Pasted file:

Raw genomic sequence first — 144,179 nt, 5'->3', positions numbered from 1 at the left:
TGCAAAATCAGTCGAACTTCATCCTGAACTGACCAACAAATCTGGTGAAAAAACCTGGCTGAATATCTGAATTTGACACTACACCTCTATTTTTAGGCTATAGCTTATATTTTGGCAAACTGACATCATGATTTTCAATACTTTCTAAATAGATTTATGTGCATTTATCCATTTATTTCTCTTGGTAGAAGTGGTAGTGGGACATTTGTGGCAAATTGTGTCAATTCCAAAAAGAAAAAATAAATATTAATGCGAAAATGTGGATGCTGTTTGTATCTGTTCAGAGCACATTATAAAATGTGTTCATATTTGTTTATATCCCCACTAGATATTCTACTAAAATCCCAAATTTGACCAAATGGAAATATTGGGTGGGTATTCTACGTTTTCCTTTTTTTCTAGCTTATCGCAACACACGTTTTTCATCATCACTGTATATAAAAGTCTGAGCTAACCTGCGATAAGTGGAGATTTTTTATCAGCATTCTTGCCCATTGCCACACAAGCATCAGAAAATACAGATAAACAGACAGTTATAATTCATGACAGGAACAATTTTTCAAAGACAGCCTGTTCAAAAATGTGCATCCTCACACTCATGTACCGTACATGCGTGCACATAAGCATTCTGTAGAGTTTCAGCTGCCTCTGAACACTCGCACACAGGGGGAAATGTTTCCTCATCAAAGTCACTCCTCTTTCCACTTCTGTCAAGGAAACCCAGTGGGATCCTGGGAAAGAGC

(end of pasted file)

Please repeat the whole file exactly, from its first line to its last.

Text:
Raw genomic sequence first — 144,179 nt, 5'->3', positions numbered from 1 at the left:
TGCAAAATCAGTCGAACTTCATCCTGAACTGACCAACAAATCTGGTGAAAAAACCTGGCTGAATATCTGAATTTGACACTACACCTCTATTTTTAGGCTATAGCTTATATTTTGGCAAACTGACATCATGATTTTCAATACTTTCTAAATAGATTTATGTGCATTTATCCATTTATTTCTCTTGGTAGAAGTGGTAGTGGGACATTTGTGGCAAATTGTGTCAATTCCAAAAAGAAAAAATAAATATTAATGCGAAAATGTGGATGCTGTTTGTATCTGTTCAGAGCACATTATAAAATGTGTTCATATTTGTTTATATCCCCACTAGATATTCTACTAAAATCCCAAATTTGACCAAATGGAAATATTGGGTGGGTATTCTACGTTTTCCTTTTTTTCTAGCTTATCGCAACACACGTTTTTCATCATCACTGTATATAAAAGTCTGAGCTAACCTGCGATAAGTGGAGATTTTTTATCAGCATTCTTGCCCATTGCCACACAAGCATCAGAAAATACAGATAAACAGACAGTTATAATTCATGACAGGAACAATTTTTCAAAGACAGCCTGTTCAAAAATGTGCATCCTCACACTCATGTACCGTACATGCGTGCACATAAGCATTCTGTAGAGTTTCAGCTGCCTCTGAACACTCGCACACAGGGGGAAATGTTTCCTCATCAAAGTCACTCCTCTTTCCACTTCTGTCAAGGAAACCCAGTGGGATCCTGGGAAAGAGC